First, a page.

Why is it so hard to commit treason in the United States?
The short answer—offered at the debut of a Zócalo/KCRW event series, “Critical Thinking with Warren Olney”—amounted to this: America was founded by traitors.
“The American Revolution was a massive act of treason against the British government,” said UC Davis legal scholar Carlton F.W. Larson, who is working on a book about treason. And even before the war, American colonists had been accused of treason under English law for acts of protest like the Boston Tea Party.
So, Larson said, the Founders pointedly included a limited definition of treason in the U.S. constitution. The more expansive version in English law made it easier to punish those who opposed the King as traitors—with not just execution but decapitation and disembowelment. The Founders had another reason for making treason hard to charge and prove: to discourage political opponents from accusing one another of treason and being un-American.
“What the framers did not want was to have a democracy where the winning side prosecutes the losing side for treason,” Larson said, a sentiment that echoes in today’s bitterly partisan American politics.
Larson explained the history in response to questions from Olney, the legendary public radio host and dean of Southern California journalists, during the event at the National Center for the Preservation of Democracy in Los Angeles. Larson and his fellow panelists, all lawyers and scholars, emphasized that treason is the only crime defined in the U.S. constitution: “Treason against the United States shall consist only in levying war against them, or in adhering to their enemies, giving them aid and comfort.” It is also the only crime with a standard of evidence: “No person shall be convicted of treason unless on the testimony of two witnesses to the same overt act, or on confession in open Court.”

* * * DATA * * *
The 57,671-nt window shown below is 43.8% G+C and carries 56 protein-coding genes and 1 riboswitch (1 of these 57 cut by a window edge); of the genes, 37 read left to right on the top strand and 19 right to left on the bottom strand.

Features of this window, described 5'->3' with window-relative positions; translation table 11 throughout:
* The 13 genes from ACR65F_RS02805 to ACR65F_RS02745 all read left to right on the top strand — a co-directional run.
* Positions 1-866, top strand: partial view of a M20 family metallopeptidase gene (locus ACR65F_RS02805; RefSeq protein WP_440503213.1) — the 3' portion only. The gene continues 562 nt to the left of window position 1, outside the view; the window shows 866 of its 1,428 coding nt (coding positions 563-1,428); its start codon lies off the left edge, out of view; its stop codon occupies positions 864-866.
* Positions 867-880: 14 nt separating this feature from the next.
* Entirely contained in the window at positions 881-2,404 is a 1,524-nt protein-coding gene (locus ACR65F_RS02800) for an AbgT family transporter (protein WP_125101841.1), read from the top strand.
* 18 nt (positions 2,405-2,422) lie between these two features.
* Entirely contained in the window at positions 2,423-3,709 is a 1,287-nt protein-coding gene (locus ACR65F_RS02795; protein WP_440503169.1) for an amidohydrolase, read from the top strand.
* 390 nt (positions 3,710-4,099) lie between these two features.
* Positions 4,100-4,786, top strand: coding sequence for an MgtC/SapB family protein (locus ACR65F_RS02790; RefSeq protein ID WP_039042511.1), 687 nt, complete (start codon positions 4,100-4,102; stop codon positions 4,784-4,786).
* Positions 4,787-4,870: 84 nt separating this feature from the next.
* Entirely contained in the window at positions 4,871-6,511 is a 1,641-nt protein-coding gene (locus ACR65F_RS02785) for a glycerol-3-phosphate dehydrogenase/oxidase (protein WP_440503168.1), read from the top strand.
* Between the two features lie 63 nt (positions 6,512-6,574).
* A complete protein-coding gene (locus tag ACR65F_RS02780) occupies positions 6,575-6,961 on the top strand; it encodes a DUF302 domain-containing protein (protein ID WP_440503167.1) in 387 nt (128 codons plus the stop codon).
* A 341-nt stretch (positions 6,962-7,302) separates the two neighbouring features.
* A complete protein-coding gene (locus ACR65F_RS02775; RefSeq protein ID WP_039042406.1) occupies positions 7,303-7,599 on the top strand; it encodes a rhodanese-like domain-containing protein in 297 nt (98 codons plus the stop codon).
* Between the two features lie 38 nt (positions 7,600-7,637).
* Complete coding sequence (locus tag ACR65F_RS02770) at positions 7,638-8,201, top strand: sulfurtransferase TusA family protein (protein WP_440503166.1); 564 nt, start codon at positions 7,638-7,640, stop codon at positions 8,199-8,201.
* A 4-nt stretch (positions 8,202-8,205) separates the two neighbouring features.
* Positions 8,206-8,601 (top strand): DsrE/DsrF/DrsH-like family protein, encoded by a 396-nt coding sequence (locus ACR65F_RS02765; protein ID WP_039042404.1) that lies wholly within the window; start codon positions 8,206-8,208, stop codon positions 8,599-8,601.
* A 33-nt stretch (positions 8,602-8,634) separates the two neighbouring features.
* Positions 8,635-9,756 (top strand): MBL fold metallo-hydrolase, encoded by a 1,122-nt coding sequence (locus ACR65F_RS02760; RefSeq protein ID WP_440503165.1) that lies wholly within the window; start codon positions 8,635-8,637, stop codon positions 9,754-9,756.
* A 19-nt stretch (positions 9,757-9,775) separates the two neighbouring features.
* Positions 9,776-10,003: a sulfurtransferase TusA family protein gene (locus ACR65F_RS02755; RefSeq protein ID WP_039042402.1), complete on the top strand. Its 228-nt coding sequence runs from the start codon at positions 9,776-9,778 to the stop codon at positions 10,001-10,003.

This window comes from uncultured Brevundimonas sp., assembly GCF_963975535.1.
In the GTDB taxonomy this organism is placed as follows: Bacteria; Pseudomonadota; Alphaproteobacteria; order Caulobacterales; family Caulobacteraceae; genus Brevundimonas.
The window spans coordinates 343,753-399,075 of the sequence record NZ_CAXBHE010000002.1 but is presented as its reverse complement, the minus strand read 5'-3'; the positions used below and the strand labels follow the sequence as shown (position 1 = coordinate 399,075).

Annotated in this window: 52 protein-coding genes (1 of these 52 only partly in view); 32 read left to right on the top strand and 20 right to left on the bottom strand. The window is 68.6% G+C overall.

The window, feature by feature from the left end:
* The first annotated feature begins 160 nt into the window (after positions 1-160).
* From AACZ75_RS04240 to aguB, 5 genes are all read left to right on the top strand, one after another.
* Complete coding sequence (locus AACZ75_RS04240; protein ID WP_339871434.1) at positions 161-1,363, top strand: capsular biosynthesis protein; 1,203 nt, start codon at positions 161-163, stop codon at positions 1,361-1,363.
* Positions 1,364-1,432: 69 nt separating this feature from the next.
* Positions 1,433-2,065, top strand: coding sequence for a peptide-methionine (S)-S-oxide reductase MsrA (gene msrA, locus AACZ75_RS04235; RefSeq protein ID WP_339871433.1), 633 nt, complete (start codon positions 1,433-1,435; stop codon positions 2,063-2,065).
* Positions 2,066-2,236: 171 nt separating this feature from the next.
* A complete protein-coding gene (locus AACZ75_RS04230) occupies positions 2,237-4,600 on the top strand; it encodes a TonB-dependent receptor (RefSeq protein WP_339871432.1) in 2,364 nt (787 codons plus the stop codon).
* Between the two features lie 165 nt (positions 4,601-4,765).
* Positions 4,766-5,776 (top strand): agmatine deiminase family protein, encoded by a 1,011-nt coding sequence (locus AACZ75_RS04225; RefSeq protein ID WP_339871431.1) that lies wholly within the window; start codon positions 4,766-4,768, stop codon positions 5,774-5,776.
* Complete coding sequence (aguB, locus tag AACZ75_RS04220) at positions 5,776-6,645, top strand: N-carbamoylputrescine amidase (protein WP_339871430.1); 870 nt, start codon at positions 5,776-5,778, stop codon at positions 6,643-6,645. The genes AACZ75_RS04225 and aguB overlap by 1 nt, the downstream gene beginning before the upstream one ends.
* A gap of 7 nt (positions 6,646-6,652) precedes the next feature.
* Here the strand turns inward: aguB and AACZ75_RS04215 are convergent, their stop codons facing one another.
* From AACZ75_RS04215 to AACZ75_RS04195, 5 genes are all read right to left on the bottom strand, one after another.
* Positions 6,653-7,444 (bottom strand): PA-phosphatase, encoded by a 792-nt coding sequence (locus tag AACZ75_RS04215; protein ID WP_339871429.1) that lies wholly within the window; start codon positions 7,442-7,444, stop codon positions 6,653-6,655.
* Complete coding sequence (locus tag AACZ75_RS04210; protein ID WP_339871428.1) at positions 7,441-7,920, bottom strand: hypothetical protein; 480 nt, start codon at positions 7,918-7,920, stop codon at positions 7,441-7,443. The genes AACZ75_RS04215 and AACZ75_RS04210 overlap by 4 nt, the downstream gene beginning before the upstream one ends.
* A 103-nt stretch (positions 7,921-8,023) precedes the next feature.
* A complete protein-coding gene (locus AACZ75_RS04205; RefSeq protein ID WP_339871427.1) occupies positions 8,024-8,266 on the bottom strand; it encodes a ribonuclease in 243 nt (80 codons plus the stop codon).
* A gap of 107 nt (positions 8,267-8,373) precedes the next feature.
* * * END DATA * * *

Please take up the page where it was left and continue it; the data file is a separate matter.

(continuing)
UCLA legal scholar Eugene Volokh said those requirements—treason must occur in the context of war, and there must be two witnesses—severely limit prosecution for treason. When Americans commit crimes that are popularly characterized as treason, they are usually charged with other crimes. Even assisting countries like Russia and China, with whom the U.S. is often in conflict, isn’t treason because we’re not currently at war.
“There is a vast range of bad behavior, including bad behavior having to do with other countries,” he said, “a tiny fraction of which is treason.”
Another panelist, senior lecturer at Yale’s Jackson Institute of Global Affairs Asha Rangappa, had firsthand dealings with what might be called treason in her previous job as an FBI special agent. She worked to identify those engaged in intelligence for foreign governments, and then flipped them to help the U.S. “They are essentially betraying their country for the United States,” she noted. “This is the spy game. We do it. Other countries do it.”